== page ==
> first Neanderthal skeleton to be discovered.
> And almost everything about that image is false.
> The stooped posture? Well, it may have been true of that one, original
> skeleton, which turns out to have been from a 30-year-old man with a
> severe case of arthritis in his shoulders and back. He probably did
> indeed walk hunched over, but he's as representative of Neanderthals as
> one seriously disabled individual is of all modern humanity.
> Hairy? Nobody knows, since all we have to go on are ancient, fossilized
> bones. Club-wielding? Pure guesswork. Fierce and gorilla-like? No more
> so than a lot of people today.
> ''The popular image of the club-wielding, clumsy cave man - subject of a
> million cartoons from the Flintstones to Gary Larsen - comes directly
> from a single act of scientific misinterpretation,'' said Evan
> Hadingham, a producer for the award-winning PBS science series, Nova.
> ''It persists today in popular culture, even though the science has long
> since been exposed as faulty.''
> It's a typical case of how a single image - widely copied and
> embellished - can shape impressions that become nearly universal. And
> when such images convey ''information'' supposedly based on science,
> they can enhance human understanding perhaps more profoundly than words
> could ever do - for good or ill.
> This power of images to shape our views of things was the subject of a
> conference, called ''Image and Meaning,'' last week at the Massachusetts
> Institute of Technology. And several speakers there, including
> Hadingham, focused on the amazing power of visual depictions to either
> clarify or distort our understanding of scientific concepts.
> What does an atom look like? To a modern physicist, this is a virtually
> meaningless question, because the atom itself is smaller than the
> wavelengths of light that are responsible for our visual sense of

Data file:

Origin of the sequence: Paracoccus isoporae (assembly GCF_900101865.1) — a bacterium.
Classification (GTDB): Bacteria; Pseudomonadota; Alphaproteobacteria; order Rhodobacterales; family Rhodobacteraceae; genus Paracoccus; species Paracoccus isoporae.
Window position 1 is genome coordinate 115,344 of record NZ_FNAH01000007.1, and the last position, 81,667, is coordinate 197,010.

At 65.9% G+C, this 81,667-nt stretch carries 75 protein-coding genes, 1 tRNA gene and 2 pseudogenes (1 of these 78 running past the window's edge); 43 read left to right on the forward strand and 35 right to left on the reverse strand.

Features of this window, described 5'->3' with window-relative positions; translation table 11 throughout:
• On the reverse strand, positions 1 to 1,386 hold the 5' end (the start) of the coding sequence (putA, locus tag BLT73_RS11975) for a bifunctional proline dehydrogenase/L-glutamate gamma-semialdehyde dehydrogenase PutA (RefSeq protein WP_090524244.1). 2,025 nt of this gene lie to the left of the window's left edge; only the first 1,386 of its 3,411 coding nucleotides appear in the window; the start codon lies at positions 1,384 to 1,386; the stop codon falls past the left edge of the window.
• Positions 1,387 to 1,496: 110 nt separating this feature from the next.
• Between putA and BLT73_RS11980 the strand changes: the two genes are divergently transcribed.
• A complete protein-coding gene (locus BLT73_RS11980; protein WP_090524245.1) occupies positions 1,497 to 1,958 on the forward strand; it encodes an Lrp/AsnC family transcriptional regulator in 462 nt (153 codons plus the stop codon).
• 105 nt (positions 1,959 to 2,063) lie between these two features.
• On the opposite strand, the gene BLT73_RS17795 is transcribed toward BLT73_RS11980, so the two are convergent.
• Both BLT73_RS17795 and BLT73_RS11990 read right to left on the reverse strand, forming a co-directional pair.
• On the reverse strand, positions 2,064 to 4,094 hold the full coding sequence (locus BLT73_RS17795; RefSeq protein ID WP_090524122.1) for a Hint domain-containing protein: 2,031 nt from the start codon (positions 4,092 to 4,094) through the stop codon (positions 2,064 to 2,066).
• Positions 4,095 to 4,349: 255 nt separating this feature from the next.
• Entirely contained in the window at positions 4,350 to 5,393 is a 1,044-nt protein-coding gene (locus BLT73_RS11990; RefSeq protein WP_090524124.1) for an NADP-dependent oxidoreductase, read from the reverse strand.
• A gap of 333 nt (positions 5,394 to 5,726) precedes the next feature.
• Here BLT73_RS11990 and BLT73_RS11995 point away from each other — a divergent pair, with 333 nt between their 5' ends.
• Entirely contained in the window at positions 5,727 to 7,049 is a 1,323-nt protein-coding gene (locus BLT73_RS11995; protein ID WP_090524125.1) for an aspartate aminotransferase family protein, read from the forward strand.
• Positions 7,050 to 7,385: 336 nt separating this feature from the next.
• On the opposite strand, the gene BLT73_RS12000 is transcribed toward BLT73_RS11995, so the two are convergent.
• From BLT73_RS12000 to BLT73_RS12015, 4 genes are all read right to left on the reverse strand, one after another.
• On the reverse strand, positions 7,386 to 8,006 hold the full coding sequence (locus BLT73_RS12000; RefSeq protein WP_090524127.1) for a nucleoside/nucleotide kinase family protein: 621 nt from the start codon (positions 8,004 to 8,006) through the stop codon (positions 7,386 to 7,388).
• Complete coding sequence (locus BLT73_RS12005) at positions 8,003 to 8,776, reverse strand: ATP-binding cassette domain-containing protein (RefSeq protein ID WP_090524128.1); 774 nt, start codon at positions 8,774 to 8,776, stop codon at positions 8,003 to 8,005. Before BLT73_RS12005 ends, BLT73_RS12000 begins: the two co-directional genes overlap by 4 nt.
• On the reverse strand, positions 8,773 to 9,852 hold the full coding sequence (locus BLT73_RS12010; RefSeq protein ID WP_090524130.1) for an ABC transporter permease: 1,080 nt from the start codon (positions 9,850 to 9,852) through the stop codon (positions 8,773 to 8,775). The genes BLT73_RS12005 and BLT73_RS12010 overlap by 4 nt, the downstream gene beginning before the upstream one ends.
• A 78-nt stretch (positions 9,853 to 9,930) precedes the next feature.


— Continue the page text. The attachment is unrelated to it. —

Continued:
> things. It can never be ''seen,'' so, in a fundamental sense, it doesn't
> look like anything.
> Still, visual diagrams can help our understanding, and diagrams of the
> appearance of atoms are widely used to teach science - and even by
> scientists themseselves to help them work out complex chemical problems.
> But the images they use would not be recognizable as ''atoms'' to the
> general public.
> The familiar view of the atom has been scientifically out of date since
> 1925: The picture of a nucleus with electrons whizzing around in orbit,
> like planets circling the sun. ''It's so ubiquitous, and so wrong,''
> said MIT chemist Thomas Greytak. And yet the image was used in the logo
> of the Atomic Energy Commission, was recently adopted for a Girl sCout
> merit badge, and is woven into the carpeting at the new University Park
> Hotel at MIT.
> ''Is the `planetary' atom real?'' asked physicist Roald Hoffman, one of
> the speakers at the MIT conference. ''Oh, it was real in the minds of
> physicists ... for all of 12 years, from 1913 to 1925.'' But then, this
> image based on Niels Bohr's theories was quickly replaced by Edwin
> Schroedinger's theory of an atom whose electrons could never be located
> precisely in space, but existed only as a complex ''wave function''
> describing their probability of being in a given location. Orbits were
> replaced by cloud-like probability regions called orbitals.
> Did that catch on? Never, Hoffman explained: ''Too late. In the popular
> imagination, it's Bohr's orbits, and don't tell me about wave functions
> and probabilities. ... It doesn't matter. An orbit it will be, in the
> public imagination, forever.''
> But that persistence of the knowledge that can be imparted by images can
> also work to enhance understanding, if the images themselves are real
> and not misleading. For example, among the most powerful and emblematic
> images of the 20th century were those taken of the Earth by the Apollo
> astronauts during their trips to the moon. Amazingly, although it has
> become one of the best-known images of the space age, there was only a
> single picture ever taken - on the very last Apollo mission, in December
> 1972 - of the whole Earth, hanging against the blackness of space.
> Harrison Schmitt, one of the Apollo 17 astronauts, took the picture on
> the way to the moon, and, because of the way the lunar orbits were
> planned, it was the only time that astronauts were ever far emough away